In the United States, newly introduced federal hate crime legislation and a recently released report from the Department of Homeland Security have elicited cries that freedom of speech, among other liberties, is under threat.  On April 7, 2009 the U.S. Department of Homeland Security (DHS) sent a memo to law enforcement offices entitled "Right-wing Extremism:  Current Economic and Political Climate Fueling Resurgence in Radicalization and Recruitment."  The report identifies extremists that may be hate-oriented, anti-government, against those of a particular race, religion or ethnicity, or those dedicated to single issue such as abortion.  This last item has the opposition to sexual and reproductive health and rights up in arms.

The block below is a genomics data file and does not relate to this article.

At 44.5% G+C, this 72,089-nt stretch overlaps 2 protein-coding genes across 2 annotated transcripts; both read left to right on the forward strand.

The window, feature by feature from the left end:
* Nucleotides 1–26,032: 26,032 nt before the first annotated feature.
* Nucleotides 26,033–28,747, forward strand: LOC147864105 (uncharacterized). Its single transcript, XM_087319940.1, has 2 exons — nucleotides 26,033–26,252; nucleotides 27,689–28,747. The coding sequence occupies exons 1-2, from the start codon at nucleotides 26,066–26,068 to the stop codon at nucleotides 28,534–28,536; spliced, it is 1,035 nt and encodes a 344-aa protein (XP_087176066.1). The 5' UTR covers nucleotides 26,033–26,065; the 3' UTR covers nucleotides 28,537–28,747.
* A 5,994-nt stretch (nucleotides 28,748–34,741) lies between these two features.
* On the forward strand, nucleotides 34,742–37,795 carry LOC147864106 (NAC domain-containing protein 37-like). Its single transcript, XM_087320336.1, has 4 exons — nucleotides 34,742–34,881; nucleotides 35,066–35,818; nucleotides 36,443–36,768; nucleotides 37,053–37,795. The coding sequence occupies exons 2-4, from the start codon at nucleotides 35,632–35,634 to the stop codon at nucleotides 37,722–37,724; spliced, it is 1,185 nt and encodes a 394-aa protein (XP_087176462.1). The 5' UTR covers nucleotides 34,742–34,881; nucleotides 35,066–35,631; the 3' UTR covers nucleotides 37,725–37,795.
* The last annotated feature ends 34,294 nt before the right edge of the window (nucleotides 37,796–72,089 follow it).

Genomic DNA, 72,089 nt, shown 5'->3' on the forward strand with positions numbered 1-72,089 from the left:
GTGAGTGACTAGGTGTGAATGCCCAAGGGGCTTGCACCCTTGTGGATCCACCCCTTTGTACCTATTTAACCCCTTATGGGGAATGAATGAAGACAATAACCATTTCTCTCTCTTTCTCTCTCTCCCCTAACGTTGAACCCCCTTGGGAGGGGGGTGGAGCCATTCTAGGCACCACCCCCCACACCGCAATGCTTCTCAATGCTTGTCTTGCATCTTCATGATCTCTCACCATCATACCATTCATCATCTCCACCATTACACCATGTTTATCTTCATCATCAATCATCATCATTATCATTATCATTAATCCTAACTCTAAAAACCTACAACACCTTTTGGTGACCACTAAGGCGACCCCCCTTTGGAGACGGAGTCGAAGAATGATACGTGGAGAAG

Within days, The Thomas Moore Law Center filed a complaint against DHS Secretary, Janet Napolitano and U.S. Attorney General, Eric Holder, on behalf of several plaintiffs, including Gregg Cunningham, executive director to the anti-choice organization, Center for Bio-ethical Reform.  

Richard Thompson, President and Chief Counsel of the Thomas More Law Center stated: 

This is not an intelligence report but a diatribe against those who oppose the policies of the Obama administration.  It is a declaration of war against the American people and our constitution.  It is a prelude to extreme gun control legislation and hate speech laws targeting Christian churches and others who oppose abortion and same sex marriage.    

Secretary Napolitano countered the charge, stating that:  

    At the very edge are the extremist groups that have committed violent crimes. They've committed bombings and the like. And that is where you cross from constitutionally protected free speech, freedom of assembly, all the rights we cherish, into homeland security and law enforcement.